It was supposed to be another Sunday where the cloud of MVP chat and cheer surrounded Murray.
Whoops. Make some room, Murray.
When it mattered most, Romo put his back into it and knocked down the door of mediocrity. His performance this December has recycled over and over an old narrative that he is the prescription Dallas requires.
Without Romo, it’s over. No resurgence. No charge. No fight.
With Romo, mediocrity is on life support with possible contract extensions.
The 34-year-old propelled himself into playoff conversation, shooting down doubters moment after moment. 23 days ago, the talk about the calendar change to December meant bad fortune for the Cowboys.
Romo was going to show up to the big stage with hiccups, shooting himself in the foot and consequently, drive his team to ground.
The stage was even set up: Dallas had just lost a Thanksgiving game against the Philadelphia Eagles. The debacle performance came right after an emotional win against the New York Giants, but Romo surrendered to the Eagles going for 18 of 29, zero touchdowns and two interceptions.
The magical fairy tale of Romo silencing critics was an unwritten, make-believe Hollywood script — Disney moments don’t happen, just ridicule and laughter.
But then December 2014 happened.
Play after play, touchdown pass after touchdown pass, and three straight December victories later, it happened for Dallas. The quarterback went ballistic; he fired on all cylinders as if a cure for mediocrity (and his back) was discovered over night.
Romo wasn’t ordinary — he was cloaked with MVP light.
Tony Romo in December 2014:
12/04 | 80.8 PCT | 3 TDS | 0 INT | 138.0 QB Rating
12/14 | 71.0 PCT | 3 TDS | 0 INT | 129.1 QB Rating
12/21 | 90.0 PCT | 4 TDS | 0 INT | 151.7 QB Rating
His consistency in 2014 has earned him a 11-3 record as a starter, a division title, at least one playoff home game, and maybe more. For the year, Romo has 32 touchdowns, eight interceptions, 3,406 passing yards, and a quarterback rating of 114.4.
When you put those numbers into focus, it doesn’t scream MVP. But wait.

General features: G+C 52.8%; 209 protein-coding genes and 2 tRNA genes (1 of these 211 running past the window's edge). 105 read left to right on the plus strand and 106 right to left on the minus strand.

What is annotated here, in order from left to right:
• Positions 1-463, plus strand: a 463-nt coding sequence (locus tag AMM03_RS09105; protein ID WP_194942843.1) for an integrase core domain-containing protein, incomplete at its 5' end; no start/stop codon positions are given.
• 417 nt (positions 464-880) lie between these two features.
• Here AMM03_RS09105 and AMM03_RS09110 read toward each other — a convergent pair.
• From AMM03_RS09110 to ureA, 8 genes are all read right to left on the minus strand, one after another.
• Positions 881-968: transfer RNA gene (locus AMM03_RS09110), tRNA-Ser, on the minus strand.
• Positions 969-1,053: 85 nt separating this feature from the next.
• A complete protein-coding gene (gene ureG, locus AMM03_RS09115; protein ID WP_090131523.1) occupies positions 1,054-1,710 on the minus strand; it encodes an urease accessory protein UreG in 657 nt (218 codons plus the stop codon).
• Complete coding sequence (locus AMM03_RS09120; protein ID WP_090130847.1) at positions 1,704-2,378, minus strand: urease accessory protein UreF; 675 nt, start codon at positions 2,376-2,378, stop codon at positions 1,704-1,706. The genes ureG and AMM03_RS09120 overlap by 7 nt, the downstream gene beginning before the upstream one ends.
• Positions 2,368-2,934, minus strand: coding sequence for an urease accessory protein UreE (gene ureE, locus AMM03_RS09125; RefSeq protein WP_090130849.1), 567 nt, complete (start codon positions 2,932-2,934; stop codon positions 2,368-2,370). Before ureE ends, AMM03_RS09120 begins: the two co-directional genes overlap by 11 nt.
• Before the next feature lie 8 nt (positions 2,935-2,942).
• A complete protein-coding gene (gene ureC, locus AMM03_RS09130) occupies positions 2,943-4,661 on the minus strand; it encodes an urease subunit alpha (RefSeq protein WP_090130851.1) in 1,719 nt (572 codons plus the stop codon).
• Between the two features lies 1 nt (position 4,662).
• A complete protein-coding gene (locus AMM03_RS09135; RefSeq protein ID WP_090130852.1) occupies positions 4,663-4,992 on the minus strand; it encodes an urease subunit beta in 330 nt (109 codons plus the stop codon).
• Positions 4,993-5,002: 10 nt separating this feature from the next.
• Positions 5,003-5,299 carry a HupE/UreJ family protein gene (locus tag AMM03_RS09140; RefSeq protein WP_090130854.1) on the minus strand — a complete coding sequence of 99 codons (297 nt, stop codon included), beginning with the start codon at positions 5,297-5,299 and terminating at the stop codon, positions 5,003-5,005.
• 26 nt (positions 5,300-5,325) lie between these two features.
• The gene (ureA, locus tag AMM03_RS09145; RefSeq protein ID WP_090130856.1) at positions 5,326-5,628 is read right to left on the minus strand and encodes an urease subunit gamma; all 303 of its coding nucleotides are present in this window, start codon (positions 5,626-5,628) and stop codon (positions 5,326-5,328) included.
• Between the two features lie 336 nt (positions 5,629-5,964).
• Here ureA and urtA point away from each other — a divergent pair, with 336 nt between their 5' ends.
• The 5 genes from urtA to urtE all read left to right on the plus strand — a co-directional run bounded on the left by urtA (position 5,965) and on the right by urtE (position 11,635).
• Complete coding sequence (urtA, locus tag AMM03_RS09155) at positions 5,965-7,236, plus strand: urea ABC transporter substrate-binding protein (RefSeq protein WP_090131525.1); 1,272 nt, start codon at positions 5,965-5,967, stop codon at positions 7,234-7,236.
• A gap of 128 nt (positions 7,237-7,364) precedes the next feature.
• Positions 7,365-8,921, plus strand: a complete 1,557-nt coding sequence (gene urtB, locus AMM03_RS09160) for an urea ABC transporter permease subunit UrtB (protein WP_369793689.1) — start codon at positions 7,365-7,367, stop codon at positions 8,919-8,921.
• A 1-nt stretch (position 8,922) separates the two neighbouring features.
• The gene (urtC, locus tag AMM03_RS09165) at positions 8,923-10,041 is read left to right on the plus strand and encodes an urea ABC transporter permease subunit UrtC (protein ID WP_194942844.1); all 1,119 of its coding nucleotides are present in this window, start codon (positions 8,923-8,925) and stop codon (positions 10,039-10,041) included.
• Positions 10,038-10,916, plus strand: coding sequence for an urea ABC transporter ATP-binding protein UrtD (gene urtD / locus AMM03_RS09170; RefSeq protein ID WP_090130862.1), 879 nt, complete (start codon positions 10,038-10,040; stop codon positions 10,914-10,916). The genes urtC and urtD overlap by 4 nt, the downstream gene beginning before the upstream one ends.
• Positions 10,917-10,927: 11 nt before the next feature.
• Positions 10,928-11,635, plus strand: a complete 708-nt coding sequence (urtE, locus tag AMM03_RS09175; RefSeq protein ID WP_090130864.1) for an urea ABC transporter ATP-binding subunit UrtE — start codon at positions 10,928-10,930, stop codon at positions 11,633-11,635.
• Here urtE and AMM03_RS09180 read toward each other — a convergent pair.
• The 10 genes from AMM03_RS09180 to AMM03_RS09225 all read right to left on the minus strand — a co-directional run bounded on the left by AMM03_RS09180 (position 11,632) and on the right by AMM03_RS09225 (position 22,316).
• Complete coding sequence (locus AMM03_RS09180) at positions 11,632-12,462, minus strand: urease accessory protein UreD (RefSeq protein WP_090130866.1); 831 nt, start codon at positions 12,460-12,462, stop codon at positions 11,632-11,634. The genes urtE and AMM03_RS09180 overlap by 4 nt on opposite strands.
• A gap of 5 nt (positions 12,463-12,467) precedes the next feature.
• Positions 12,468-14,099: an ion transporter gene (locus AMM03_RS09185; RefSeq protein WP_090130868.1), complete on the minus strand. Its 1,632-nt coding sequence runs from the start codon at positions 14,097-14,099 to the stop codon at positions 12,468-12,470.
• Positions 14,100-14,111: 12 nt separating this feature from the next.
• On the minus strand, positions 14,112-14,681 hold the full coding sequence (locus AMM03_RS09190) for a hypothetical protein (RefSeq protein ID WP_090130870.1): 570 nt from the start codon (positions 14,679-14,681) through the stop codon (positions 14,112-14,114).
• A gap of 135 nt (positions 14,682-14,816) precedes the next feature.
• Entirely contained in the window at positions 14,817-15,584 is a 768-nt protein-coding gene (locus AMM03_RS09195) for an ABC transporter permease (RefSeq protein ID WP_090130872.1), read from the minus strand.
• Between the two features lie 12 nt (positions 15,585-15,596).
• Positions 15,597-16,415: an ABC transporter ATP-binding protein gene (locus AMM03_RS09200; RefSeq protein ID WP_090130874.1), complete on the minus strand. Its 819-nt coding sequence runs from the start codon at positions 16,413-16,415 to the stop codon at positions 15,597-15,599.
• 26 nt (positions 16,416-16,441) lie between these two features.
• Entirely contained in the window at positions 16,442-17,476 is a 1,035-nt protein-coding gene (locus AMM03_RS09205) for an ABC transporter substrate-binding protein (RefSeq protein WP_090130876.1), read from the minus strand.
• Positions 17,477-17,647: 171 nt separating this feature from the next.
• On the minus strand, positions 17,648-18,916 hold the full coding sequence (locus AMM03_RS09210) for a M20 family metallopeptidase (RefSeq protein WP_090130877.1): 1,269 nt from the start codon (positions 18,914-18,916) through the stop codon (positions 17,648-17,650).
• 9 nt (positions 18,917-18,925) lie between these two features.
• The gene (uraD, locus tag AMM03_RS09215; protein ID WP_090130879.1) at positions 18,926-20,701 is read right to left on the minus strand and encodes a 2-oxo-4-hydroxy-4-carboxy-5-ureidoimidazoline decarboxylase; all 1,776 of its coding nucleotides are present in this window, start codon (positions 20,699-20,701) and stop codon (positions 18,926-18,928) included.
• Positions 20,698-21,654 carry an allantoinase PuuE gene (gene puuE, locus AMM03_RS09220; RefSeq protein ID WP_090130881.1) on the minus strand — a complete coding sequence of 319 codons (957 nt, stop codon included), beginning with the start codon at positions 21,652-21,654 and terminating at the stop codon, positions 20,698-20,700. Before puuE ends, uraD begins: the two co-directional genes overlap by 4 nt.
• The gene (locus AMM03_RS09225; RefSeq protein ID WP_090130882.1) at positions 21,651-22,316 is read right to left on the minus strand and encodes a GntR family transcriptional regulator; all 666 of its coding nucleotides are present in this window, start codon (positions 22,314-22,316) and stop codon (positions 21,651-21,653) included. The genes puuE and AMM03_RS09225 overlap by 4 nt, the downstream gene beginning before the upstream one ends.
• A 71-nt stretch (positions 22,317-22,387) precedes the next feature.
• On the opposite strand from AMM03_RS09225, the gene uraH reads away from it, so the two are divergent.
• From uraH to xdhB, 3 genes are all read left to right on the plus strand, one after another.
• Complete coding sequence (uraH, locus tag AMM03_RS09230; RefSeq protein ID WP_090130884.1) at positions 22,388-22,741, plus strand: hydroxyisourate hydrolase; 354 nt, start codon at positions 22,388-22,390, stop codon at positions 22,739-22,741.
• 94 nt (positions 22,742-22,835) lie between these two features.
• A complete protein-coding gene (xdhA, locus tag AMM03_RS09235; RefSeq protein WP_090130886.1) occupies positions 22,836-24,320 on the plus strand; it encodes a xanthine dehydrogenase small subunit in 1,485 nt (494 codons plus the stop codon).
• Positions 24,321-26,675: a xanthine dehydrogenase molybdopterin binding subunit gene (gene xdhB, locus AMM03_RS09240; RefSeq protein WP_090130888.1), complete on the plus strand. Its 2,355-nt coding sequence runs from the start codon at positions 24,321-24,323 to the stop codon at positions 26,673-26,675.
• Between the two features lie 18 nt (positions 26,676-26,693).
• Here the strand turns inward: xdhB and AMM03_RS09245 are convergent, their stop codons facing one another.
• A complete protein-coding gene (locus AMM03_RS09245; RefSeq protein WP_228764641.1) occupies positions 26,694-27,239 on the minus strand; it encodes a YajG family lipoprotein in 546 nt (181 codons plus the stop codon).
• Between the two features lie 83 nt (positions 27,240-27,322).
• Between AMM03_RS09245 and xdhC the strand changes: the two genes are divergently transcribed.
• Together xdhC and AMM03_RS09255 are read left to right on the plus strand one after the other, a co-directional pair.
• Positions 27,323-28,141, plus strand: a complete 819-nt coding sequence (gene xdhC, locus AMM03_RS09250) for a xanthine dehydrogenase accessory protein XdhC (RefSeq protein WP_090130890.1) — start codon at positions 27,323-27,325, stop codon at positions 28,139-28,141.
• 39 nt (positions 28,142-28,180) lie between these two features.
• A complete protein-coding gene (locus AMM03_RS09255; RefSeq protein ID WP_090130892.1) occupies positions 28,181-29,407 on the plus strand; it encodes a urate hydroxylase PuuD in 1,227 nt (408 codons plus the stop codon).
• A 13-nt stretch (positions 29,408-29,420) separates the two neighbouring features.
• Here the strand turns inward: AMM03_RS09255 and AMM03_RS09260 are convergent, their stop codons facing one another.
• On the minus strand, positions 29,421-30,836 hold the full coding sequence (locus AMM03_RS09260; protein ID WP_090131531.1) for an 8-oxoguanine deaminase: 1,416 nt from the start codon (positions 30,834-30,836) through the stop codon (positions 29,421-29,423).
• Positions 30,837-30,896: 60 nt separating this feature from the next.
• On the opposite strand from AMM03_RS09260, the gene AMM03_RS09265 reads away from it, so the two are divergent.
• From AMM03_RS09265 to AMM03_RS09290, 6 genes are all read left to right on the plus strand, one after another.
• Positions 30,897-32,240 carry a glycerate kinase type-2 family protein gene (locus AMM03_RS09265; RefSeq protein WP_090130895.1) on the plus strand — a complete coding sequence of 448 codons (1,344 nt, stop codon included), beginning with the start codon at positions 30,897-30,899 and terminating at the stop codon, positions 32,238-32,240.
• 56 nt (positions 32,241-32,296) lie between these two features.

Tony Romo, the “choker,” who coughs up the ball in meaningful moments, particularly in December, is a standard pedestrian of a football player who lets his team and himself down, right?
Consider Romo’s fourth quarter recipe to the MVP conversation. The quarterback must have drunk gallons of Gatorade to prevent hiccups because he was simply put: Mr. Exceptional during the fourth quarter.
According to NFL.com, in the fourth quarter alone, Romo tossed six touchdowns to only two interceptions, completed nearly 70 percent of his passes, and earned a 105.6 quarterback rating.
How about in the fourth quarter when Dallas was within seven points, where Romo “chokes” and loses close games? Try this: 30 for 39, a 76.9 completion percentage, four touchdowns to one interception, and a quarterback rating of 123.6.
Romo’s legs must be tired from kicking down all these doors. First the mediocrity disease, then the choker label, and now the December narrative. He deserves this. He deserves recognition, spotlight, and media attention. And he certainly deserves to be on the MVP ballot.
When coaches are getting dunked in blue or orange or red Gatorade, one can assume good things are happening. Watching Romo dunk his head coach in ice blue liquid had to be special for the 12-year pro.
It was as if the quarterback dug his blistered feet in shallow water, closer to land, after years of swimming alone in deep dark oceans. The weight was lifted, and released.
It wouldn’t hurt if a little bit of the blue Gatorade landed on his white jersey. Romo, above all, deserves to shower in celebration after all this MVP talk.
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